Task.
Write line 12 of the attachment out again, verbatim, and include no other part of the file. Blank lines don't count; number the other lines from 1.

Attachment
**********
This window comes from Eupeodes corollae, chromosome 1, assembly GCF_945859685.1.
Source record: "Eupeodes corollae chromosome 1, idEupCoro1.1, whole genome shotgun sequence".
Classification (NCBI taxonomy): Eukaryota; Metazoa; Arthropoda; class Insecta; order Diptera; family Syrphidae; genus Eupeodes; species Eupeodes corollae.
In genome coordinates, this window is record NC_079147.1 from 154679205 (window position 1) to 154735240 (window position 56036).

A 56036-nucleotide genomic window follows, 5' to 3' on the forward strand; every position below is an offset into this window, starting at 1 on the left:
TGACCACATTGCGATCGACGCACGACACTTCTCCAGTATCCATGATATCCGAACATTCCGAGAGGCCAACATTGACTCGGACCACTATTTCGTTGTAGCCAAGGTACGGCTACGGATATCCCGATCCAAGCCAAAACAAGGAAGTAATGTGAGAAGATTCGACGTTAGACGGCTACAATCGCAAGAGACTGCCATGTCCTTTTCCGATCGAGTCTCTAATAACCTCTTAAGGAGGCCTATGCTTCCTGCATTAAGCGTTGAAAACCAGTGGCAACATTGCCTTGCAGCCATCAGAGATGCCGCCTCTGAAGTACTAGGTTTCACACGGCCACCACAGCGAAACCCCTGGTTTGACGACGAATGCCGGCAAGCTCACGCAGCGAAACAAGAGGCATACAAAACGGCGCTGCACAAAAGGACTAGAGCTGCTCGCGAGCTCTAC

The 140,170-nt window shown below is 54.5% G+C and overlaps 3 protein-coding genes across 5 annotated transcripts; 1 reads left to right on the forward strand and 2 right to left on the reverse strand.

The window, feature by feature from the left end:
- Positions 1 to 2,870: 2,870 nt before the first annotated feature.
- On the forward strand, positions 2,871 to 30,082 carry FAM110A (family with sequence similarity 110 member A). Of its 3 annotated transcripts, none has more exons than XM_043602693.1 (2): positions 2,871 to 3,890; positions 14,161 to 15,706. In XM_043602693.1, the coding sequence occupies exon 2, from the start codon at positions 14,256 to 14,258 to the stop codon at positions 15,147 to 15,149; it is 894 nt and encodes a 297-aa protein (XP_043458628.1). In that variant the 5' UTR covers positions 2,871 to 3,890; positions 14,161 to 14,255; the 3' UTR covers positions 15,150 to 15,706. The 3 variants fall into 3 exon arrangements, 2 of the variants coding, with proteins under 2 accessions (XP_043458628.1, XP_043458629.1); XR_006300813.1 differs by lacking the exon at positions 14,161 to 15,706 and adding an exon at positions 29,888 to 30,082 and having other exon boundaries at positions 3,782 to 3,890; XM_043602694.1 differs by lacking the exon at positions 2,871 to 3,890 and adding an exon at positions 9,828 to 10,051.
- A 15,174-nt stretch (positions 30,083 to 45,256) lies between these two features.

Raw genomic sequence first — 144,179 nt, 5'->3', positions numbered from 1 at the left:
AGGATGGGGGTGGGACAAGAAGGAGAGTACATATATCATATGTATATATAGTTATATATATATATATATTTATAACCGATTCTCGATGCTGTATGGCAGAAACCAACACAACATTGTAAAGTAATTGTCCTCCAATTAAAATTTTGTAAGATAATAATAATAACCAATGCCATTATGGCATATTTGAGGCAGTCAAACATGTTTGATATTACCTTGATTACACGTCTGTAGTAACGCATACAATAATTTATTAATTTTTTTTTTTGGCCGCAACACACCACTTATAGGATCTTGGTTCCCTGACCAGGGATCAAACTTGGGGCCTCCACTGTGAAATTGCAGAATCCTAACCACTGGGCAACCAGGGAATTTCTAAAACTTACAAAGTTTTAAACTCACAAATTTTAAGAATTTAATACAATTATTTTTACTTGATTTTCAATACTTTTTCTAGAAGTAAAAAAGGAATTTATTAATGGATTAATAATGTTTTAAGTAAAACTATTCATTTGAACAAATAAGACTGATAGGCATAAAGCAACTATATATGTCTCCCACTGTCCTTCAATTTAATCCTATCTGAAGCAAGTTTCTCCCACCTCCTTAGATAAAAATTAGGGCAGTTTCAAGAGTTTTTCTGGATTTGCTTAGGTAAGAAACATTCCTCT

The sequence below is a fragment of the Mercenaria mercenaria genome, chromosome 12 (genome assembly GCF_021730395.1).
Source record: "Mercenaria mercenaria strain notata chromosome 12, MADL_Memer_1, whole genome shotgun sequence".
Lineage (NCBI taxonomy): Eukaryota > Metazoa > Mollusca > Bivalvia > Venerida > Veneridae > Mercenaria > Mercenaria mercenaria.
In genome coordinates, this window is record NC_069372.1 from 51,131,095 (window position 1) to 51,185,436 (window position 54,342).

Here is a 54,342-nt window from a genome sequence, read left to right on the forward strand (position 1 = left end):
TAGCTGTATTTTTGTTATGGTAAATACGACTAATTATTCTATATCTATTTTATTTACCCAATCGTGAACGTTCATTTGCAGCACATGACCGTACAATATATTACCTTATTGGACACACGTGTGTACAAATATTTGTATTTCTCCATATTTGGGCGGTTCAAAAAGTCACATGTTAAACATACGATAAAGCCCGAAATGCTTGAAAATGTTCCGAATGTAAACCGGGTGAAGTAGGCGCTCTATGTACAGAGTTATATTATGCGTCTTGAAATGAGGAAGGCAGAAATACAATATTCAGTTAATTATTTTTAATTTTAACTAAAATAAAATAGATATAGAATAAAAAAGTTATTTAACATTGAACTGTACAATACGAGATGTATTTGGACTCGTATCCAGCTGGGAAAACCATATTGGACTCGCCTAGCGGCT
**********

Raw genomic sequence first — 144,179 nt, 5'->3', positions numbered from 1 at the left: